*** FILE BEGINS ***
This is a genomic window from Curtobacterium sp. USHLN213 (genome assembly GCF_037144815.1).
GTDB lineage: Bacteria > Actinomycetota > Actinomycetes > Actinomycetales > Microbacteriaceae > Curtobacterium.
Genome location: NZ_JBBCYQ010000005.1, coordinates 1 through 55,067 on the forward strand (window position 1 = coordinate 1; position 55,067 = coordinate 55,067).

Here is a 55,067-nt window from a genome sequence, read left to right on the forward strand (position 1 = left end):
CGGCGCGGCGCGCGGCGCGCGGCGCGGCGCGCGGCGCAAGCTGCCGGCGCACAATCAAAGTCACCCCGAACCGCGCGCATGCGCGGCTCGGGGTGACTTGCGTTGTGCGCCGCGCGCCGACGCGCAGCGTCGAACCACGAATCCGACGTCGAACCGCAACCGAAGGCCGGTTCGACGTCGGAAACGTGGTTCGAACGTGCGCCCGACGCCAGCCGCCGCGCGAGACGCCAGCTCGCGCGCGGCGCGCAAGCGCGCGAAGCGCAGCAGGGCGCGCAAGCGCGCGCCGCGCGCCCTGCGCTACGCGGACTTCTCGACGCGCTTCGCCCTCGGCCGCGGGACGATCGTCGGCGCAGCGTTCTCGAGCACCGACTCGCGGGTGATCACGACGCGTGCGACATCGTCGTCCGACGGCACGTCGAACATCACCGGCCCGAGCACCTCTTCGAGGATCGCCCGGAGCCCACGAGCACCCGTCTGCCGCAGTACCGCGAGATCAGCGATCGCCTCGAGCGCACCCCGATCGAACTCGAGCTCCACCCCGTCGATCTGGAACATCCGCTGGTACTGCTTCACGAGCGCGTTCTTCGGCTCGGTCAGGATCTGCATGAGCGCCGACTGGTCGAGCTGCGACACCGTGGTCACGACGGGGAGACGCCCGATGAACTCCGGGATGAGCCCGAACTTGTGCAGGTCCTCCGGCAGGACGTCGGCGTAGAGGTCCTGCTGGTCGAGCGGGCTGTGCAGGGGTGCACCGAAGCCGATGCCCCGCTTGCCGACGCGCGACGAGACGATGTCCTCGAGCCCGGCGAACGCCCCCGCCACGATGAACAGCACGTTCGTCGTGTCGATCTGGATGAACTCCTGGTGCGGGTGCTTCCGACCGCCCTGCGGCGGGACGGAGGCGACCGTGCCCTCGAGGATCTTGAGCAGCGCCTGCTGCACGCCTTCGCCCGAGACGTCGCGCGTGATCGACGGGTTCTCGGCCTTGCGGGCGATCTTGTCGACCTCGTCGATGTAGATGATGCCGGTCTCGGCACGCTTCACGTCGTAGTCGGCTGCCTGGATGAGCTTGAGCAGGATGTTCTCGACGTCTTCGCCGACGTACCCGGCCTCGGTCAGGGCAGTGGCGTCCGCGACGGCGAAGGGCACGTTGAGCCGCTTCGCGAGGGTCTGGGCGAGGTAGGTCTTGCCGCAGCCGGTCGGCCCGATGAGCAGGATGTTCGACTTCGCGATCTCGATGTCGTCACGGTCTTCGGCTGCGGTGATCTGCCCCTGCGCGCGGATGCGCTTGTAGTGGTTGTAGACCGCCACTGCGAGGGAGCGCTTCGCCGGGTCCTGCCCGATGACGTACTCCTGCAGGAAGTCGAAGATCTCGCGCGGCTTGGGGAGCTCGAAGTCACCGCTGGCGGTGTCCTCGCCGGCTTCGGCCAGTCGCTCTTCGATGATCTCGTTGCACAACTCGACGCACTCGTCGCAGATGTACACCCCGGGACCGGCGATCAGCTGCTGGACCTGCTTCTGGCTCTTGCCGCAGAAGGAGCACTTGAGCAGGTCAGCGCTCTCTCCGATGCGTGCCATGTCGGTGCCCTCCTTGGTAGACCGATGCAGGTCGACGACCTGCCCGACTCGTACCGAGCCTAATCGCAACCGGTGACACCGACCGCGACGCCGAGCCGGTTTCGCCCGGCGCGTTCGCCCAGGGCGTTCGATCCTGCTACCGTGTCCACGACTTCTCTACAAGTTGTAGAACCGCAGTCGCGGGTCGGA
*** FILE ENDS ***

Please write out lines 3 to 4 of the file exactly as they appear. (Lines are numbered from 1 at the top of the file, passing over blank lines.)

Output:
Genome location: NZ_JBBCYQ010000005.1, coordinates 1 through 55,067 on the forward strand (window position 1 = coordinate 1; position 55,067 = coordinate 55,067).

Here is a 55,067-nt window from a genome sequence, read left to right on the forward strand (position 1 = left end):